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Rio 2016 Olympics Opening Ceremonies: How to Watch and Open Thread

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It may be a mess, but it’s still a spectacle.

Let’s do this thing.
Let’s do this thing.
Erich Schlegel-USA TODAY Sports

It’s strange in a way; this summer has seemingly been a bit of a slow burn as far as the lead-up to the 2016 Olympic Games. Perhaps it’s a result of all the horrible stories coming from Rio; the bad water, the crime rate, the latest mosquito-born pandemic. Whatever the case, although it wouldn’t be accurate to say there’s no anticipation for these Olympics, it does sort of feel like they’ve snuck up on us.

But that’s all done and dusted now. We’ve already had a couple of days worth of preliminary competitions, and tonight the gala really kicks off with the opening ceremonies.

What: The Opening Ceremonies of the Games of the XXXI Olympiad.

Where: Maracanã Stadium, Rio de Janeiro, Brasil.

When: April 5, 2016, 6pm CT

Television: One-hour tape delay, starting at 7pm CT, on your local NBC (or Telemundo if you’re into that sort of thing) affiliate. Matt Lauer, Meredith Vieira, and Hoda Kotb will call the action on NBC, with Bob Costas directing traffic from the studio. If you’re lucky enough to be within hailing distance of the Canadian border, you can actually watch live on CBC. Note that we’re opening this thread in time for the actual ceremony, and we are perfectly okay with those of you watching live posting spoilers.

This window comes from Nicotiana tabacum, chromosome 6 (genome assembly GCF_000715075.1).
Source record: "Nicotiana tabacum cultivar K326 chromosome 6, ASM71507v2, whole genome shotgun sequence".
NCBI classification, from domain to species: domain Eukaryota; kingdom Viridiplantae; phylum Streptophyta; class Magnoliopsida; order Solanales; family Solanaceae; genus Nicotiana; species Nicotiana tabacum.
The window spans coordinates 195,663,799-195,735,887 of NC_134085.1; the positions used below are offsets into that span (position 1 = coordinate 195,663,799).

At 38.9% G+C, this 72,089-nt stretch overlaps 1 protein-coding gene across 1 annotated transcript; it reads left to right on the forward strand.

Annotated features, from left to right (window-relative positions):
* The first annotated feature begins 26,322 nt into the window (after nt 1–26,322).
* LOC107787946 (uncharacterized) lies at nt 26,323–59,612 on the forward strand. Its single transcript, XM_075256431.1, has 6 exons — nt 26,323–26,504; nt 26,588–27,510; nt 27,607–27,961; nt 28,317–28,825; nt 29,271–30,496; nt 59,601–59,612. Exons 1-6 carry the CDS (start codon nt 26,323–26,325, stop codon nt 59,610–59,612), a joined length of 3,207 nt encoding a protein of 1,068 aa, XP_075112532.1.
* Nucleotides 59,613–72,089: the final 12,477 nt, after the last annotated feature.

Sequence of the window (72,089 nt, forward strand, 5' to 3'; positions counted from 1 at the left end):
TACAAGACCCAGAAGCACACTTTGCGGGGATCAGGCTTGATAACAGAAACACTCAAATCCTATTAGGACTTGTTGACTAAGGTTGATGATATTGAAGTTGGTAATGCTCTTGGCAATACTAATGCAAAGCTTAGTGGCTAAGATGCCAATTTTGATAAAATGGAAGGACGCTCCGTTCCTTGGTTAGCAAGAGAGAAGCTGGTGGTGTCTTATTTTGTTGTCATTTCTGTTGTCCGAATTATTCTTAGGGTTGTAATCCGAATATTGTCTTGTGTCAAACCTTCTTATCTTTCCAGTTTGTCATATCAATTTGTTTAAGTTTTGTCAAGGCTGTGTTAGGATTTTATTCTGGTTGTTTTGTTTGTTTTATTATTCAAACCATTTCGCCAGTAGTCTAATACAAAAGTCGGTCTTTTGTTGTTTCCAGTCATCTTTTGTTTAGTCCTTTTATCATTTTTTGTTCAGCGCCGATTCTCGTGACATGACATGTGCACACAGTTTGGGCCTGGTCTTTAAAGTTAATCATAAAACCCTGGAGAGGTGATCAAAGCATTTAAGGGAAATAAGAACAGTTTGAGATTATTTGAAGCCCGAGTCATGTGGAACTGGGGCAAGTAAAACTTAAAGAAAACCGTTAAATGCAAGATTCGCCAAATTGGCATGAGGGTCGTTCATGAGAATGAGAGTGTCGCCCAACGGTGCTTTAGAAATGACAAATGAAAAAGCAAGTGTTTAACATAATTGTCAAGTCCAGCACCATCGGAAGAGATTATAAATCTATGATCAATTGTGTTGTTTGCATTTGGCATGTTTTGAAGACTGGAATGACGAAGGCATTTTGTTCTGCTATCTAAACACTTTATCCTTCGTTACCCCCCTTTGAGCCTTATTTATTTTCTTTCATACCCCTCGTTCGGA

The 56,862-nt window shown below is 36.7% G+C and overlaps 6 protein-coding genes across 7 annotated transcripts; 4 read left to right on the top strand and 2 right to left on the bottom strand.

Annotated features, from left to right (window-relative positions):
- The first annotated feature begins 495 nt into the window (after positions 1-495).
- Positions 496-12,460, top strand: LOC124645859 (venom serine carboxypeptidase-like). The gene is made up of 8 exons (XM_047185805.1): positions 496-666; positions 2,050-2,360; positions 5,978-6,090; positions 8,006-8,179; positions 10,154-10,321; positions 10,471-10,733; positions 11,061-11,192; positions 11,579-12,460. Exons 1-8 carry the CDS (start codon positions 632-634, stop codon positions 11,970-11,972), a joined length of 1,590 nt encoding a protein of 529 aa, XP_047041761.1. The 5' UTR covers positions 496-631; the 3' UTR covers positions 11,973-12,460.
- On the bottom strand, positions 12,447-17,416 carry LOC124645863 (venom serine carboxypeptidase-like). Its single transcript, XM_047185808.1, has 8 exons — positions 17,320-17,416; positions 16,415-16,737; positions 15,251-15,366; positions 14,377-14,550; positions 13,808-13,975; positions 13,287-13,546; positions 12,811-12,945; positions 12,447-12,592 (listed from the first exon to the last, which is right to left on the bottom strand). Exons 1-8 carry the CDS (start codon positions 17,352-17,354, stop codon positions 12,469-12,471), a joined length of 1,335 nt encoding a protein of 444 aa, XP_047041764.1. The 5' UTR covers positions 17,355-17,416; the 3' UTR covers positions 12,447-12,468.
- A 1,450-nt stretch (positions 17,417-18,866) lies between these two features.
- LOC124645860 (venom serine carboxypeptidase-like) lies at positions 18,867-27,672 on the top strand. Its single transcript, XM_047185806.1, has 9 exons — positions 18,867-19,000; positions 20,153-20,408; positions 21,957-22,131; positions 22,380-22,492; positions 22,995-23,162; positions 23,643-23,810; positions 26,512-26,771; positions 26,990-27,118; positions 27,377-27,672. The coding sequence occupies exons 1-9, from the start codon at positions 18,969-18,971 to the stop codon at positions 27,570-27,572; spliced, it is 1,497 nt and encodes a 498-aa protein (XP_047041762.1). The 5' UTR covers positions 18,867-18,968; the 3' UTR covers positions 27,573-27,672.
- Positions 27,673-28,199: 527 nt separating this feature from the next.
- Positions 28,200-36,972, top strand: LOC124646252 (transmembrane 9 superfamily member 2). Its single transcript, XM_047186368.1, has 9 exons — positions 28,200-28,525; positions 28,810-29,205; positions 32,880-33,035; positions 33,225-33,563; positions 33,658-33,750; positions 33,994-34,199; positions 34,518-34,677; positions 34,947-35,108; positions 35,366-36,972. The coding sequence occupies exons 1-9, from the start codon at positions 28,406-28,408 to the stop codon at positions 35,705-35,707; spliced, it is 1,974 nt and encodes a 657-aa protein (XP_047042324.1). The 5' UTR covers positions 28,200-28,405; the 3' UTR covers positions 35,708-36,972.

Streaming: Via the NBC Olympics website. Viewers may watch up to a half-hour without any effort, but after that window the website will require a login via your television provider. The NBCSports app (available on iOS, Android, Windows phone, Amazon Fire, Chromecast, Roku, and Apple TV) will also provide content, but will require that login from the outset.

After tonight: NBC will offer its usual fare, mostly tape-delayed so they can slather it with narrative. Bravo, CNBC, MSNBC, USA, and NBCSN will also carry live events; NBC has all the details.

Neat stuff to know: As with every Olympic Games, there are things which are different from the last time. Here’s a short(ish) summary:

  • Seemingly every Olympics, there are some athletes competing under the Olympic flag. This time out, 10 athletes, refugees from 4 countries — South Sudan, Syria, Egypt, and the Democratic Republic of the Congo -- will participate under the five rings. Originally, this option was also going to be available to Russian track and field athletes who were proven to be clean in the wake of the Russian doping scandal; instead, only one Russian track athlete (long jumper Darya Klishina) will be competing, and will be allowed to do so under the Russian flag despite the Russian team’s suspension.
  • Every one of the 206 IOC members will have at least one athlete competing in something — except for Kuwait, suspended due to governmental interference with the nation’s Olympic committee. For the first time, Kosovo and South Sudan will be represented in the Parade of Nations and in competiton.
  • If you’re expecting to be able to tune in to the Opening Ceremonies late to see Team USA march, better change your plans. Because the Parade of Nations is organized alphabetically by the host country’s language, the Americans will be relatively early in the program, as in Portuguese our great nation is known as “Estados Unidos da America”.
  • Two new sports grace the program this Olympiad, as golf and rugby sevens join the party.
  • Who’s going to finish the torch relay? We know who it won’t be: the legendary Pelé announced that due to ill health he wouldn’t even be attending the opening ceremony. Odds appear to be that it will be three-time French Open winner Gustavo Kuerten, but we’ll just have to see, won’t we?

So, the stage is set. It’s time for our quadrennial obsession to once again commence. Join us for the fun!